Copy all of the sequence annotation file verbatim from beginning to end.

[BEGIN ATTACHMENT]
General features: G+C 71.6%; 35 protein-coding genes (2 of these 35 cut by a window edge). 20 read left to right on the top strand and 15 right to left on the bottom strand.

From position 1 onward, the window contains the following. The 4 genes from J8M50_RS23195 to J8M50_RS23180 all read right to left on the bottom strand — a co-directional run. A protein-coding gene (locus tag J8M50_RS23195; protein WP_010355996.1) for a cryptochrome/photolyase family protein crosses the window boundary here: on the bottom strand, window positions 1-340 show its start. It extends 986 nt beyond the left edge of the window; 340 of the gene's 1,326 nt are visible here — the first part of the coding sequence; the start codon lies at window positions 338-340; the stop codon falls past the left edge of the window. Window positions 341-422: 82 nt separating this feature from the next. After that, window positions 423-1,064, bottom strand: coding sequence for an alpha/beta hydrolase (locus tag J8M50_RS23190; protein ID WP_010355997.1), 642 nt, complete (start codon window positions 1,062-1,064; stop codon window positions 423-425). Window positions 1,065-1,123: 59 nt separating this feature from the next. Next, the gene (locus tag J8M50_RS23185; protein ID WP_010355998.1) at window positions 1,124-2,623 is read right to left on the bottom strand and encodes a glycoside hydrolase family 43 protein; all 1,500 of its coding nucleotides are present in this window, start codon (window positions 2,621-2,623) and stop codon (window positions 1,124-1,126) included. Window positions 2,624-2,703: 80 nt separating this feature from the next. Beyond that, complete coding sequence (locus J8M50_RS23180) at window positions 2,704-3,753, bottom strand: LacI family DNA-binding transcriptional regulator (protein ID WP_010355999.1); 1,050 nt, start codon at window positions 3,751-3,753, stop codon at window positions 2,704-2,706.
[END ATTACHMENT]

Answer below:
General features: G+C 71.6%; 35 protein-coding genes (2 of these 35 cut by a window edge). 20 read left to right on the top strand and 15 right to left on the bottom strand.

From position 1 onward, the window contains the following. The 4 genes from J8M50_RS23195 to J8M50_RS23180 all read right to left on the bottom strand — a co-directional run. A protein-coding gene (locus tag J8M50_RS23195; protein WP_010355996.1) for a cryptochrome/photolyase family protein crosses the window boundary here: on the bottom strand, window positions 1-340 show its start. It extends 986 nt beyond the left edge of the window; 340 of the gene's 1,326 nt are visible here — the first part of the coding sequence; the start codon lies at window positions 338-340; the stop codon falls past the left edge of the window. Window positions 341-422: 82 nt separating this feature from the next. After that, window positions 423-1,064, bottom strand: coding sequence for an alpha/beta hydrolase (locus tag J8M50_RS23190; protein ID WP_010355997.1), 642 nt, complete (start codon window positions 1,062-1,064; stop codon window positions 423-425). Window positions 1,065-1,123: 59 nt separating this feature from the next. Next, the gene (locus tag J8M50_RS23185; protein ID WP_010355998.1) at window positions 1,124-2,623 is read right to left on the bottom strand and encodes a glycoside hydrolase family 43 protein; all 1,500 of its coding nucleotides are present in this window, start codon (window positions 2,621-2,623) and stop codon (window positions 1,124-1,126) included. Window positions 2,624-2,703: 80 nt separating this feature from the next. Beyond that, complete coding sequence (locus J8M50_RS23180) at window positions 2,704-3,753, bottom strand: LacI family DNA-binding transcriptional regulator (protein ID WP_010355999.1); 1,050 nt, start codon at window positions 3,751-3,753, stop codon at window positions 2,704-2,706.